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Director of Diversity and Inclusion Message

The energy and excitement synonymous with the arrival of a new incoming class of medical students is always palpable, but I experienced it more intensely this year. You can literally feel the engagement and excitement of the Class of 2021 members in the photograph above (check out more photos from our welcome event here). At the beginning of each academic year, Feinberg's Diversity and Inclusion Council hosts a welcome event for the incoming class. It's an opportunity for us to send an unmistakable message that diversity and inclusion are important cultural elements throughout the Feinberg community.

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Feinberg Launches Inaugural Sustained Dialogue Program

Feinberg students now have access to a resource to aid their efforts to engage in dialogue about difficult topics. Feinberg is the first academic medical center to pilot sustained dialogue (SD).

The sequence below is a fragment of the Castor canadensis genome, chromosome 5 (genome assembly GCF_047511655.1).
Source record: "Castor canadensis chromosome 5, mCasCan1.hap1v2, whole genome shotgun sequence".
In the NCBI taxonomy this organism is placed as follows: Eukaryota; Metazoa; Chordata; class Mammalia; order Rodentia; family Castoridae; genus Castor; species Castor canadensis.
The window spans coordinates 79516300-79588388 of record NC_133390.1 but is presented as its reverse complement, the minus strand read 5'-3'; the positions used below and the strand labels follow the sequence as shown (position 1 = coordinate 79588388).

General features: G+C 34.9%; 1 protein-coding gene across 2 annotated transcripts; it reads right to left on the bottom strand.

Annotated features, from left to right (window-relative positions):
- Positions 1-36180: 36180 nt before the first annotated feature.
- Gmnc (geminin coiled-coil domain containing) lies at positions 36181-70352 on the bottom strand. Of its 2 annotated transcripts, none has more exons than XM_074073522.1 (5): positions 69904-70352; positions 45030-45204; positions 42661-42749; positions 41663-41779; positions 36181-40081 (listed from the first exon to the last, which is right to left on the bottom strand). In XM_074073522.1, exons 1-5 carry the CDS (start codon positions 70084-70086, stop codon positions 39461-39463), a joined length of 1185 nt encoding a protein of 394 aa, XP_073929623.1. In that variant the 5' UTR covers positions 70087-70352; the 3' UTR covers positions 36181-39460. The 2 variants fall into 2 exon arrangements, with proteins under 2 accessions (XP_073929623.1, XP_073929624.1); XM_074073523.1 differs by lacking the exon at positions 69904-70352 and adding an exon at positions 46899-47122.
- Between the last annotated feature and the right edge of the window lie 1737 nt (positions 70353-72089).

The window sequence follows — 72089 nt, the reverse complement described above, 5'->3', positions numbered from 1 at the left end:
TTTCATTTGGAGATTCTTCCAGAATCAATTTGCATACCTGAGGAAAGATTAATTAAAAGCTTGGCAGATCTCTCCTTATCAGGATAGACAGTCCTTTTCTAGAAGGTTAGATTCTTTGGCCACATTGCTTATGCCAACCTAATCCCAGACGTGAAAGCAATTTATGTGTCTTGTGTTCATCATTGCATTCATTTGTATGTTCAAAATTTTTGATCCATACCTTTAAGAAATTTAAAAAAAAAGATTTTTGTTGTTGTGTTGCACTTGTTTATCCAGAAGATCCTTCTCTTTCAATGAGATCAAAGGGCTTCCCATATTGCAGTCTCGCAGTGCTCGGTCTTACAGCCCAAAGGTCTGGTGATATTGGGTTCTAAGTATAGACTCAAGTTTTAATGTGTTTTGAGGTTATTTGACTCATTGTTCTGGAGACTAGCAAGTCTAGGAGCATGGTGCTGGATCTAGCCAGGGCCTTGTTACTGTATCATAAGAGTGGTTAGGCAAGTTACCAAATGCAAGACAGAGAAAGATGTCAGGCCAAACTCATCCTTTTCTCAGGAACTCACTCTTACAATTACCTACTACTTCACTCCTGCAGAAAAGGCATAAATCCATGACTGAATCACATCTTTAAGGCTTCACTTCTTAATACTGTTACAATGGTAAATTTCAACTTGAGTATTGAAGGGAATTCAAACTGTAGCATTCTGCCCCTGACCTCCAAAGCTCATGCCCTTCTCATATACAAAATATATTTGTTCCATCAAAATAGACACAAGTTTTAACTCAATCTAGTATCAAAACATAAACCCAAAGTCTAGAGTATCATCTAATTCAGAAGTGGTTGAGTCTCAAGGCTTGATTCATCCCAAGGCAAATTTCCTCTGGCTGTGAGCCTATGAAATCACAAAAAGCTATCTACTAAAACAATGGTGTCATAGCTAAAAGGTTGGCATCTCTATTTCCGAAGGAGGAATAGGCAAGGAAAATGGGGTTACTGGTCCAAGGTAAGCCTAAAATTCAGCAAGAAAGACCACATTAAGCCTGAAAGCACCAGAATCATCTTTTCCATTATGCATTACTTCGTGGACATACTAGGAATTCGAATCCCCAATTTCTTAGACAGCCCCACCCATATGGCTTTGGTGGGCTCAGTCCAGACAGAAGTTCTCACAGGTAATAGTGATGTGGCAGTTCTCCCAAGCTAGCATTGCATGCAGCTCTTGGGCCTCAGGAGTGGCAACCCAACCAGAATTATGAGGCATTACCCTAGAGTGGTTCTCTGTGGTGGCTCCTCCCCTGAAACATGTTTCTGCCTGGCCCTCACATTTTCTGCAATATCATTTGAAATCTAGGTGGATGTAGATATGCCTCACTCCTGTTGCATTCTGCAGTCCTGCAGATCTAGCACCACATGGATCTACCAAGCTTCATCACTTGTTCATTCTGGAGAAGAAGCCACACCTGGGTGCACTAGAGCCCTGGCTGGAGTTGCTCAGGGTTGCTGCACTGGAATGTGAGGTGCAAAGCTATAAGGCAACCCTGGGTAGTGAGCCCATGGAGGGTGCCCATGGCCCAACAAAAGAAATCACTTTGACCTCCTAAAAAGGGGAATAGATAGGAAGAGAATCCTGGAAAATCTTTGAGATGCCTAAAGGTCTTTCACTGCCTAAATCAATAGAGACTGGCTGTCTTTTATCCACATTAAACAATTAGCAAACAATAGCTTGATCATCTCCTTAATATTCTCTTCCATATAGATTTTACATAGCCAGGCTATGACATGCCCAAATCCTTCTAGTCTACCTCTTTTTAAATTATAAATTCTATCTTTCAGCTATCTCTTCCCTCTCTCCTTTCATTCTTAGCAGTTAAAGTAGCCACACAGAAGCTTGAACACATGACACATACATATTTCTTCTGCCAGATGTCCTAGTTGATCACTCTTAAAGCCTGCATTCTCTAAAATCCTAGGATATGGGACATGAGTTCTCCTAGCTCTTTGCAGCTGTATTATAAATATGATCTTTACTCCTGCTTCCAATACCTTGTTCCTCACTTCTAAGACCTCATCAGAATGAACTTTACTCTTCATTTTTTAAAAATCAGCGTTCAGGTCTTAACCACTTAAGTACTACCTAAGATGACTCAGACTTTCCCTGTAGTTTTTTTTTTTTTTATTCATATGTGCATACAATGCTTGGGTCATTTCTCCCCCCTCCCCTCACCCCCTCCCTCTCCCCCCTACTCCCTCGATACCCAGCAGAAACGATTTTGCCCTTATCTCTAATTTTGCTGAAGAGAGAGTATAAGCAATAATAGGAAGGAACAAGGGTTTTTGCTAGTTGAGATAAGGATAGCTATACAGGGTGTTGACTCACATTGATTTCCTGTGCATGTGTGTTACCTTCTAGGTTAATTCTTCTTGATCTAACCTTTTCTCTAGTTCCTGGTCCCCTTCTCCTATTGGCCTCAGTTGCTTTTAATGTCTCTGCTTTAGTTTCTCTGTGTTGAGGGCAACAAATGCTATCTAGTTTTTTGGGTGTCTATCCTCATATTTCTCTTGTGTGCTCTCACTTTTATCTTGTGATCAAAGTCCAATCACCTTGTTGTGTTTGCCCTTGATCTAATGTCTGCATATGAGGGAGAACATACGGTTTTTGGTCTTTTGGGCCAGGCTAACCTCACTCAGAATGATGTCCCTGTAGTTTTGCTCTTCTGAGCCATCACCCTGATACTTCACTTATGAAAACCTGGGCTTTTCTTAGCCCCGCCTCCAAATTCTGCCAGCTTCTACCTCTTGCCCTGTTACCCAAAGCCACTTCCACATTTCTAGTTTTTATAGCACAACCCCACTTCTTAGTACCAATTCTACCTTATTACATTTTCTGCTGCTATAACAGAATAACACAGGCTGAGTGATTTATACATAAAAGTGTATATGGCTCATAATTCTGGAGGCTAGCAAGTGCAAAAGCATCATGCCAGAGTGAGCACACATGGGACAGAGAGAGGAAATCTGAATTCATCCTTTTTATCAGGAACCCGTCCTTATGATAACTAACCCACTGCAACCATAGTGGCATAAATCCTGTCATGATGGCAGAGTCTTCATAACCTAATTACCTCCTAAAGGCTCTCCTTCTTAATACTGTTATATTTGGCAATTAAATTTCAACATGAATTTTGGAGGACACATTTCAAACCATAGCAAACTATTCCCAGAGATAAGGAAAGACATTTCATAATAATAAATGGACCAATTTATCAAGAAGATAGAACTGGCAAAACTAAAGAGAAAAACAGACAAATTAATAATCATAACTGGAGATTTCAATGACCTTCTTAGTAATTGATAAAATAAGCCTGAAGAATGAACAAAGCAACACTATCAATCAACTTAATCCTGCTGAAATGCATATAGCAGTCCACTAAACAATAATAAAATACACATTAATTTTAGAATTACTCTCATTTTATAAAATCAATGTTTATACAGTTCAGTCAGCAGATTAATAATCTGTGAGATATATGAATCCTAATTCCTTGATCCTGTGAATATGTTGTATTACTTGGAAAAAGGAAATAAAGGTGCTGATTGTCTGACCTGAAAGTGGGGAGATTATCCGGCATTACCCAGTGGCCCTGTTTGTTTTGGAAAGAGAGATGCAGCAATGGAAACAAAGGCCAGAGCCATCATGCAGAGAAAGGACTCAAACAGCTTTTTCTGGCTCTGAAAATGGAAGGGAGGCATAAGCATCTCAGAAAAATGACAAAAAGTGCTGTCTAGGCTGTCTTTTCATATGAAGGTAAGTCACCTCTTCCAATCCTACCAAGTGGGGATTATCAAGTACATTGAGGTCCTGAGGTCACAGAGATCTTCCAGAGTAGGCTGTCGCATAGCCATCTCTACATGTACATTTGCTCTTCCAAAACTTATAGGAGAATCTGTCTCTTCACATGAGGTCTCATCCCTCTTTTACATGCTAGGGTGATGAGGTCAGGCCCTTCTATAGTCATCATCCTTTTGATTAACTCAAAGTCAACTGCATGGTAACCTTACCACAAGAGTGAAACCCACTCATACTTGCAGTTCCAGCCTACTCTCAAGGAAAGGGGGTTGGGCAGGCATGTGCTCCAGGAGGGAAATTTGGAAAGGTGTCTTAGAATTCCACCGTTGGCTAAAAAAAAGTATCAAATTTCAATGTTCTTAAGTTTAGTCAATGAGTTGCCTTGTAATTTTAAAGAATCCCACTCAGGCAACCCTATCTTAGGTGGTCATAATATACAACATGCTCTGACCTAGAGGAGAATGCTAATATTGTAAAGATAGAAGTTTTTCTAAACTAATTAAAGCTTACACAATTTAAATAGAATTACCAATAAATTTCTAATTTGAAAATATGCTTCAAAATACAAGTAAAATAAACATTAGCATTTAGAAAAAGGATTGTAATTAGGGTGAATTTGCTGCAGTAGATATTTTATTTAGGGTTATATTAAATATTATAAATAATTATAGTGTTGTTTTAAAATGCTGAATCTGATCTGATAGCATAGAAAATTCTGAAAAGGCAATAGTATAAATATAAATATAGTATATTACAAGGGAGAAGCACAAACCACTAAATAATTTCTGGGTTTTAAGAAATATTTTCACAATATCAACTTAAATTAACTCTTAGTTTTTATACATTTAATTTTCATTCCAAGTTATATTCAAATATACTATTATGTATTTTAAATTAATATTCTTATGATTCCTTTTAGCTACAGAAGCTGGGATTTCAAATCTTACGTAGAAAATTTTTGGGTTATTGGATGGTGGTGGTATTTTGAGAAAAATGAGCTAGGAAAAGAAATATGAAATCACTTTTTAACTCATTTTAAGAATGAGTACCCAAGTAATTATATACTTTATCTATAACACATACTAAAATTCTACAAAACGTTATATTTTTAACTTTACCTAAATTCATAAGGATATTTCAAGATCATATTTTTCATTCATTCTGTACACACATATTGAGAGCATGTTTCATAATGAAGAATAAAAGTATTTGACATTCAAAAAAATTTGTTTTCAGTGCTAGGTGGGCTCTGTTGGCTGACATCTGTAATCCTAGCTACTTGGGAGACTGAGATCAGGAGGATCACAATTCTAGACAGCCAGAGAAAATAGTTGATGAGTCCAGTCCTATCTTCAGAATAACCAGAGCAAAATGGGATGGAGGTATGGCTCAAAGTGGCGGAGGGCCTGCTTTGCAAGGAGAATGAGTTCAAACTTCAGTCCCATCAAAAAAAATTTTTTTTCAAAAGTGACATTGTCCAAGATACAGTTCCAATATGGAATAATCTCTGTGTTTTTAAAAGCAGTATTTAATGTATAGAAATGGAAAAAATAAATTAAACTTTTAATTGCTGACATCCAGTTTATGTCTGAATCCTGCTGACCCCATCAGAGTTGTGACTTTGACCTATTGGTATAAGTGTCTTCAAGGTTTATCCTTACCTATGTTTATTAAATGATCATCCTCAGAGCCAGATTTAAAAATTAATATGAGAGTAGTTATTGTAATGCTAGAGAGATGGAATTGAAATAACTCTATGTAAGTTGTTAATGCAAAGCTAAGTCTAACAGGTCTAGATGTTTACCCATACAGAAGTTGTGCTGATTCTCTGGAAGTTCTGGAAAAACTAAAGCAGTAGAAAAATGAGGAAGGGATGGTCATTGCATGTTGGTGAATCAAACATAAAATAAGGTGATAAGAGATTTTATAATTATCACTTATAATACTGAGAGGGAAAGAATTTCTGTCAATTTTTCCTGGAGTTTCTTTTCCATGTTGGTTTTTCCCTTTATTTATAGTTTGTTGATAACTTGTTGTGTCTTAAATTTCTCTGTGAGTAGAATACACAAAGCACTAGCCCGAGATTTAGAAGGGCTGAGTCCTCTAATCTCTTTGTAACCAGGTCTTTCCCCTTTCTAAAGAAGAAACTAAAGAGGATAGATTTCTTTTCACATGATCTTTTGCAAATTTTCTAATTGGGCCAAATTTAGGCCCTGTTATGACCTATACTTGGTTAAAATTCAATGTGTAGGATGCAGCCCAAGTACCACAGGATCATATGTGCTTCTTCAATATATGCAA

Hal Saunders, PhD, founder of the Sustained Dialogue Institute defined dialogue as a process of genuine interaction through which human beings listen to each other deeply enough to be changed by what they learn. Each makes a serious effort to take the other's concerns into their own picture, even when disagreements persist. No participants give up their identity, but each recognizes enough of the other's valid human claims so that they will act differently toward the other.

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Alumni Column: William Weber, ’13 MD, ‘17 MPH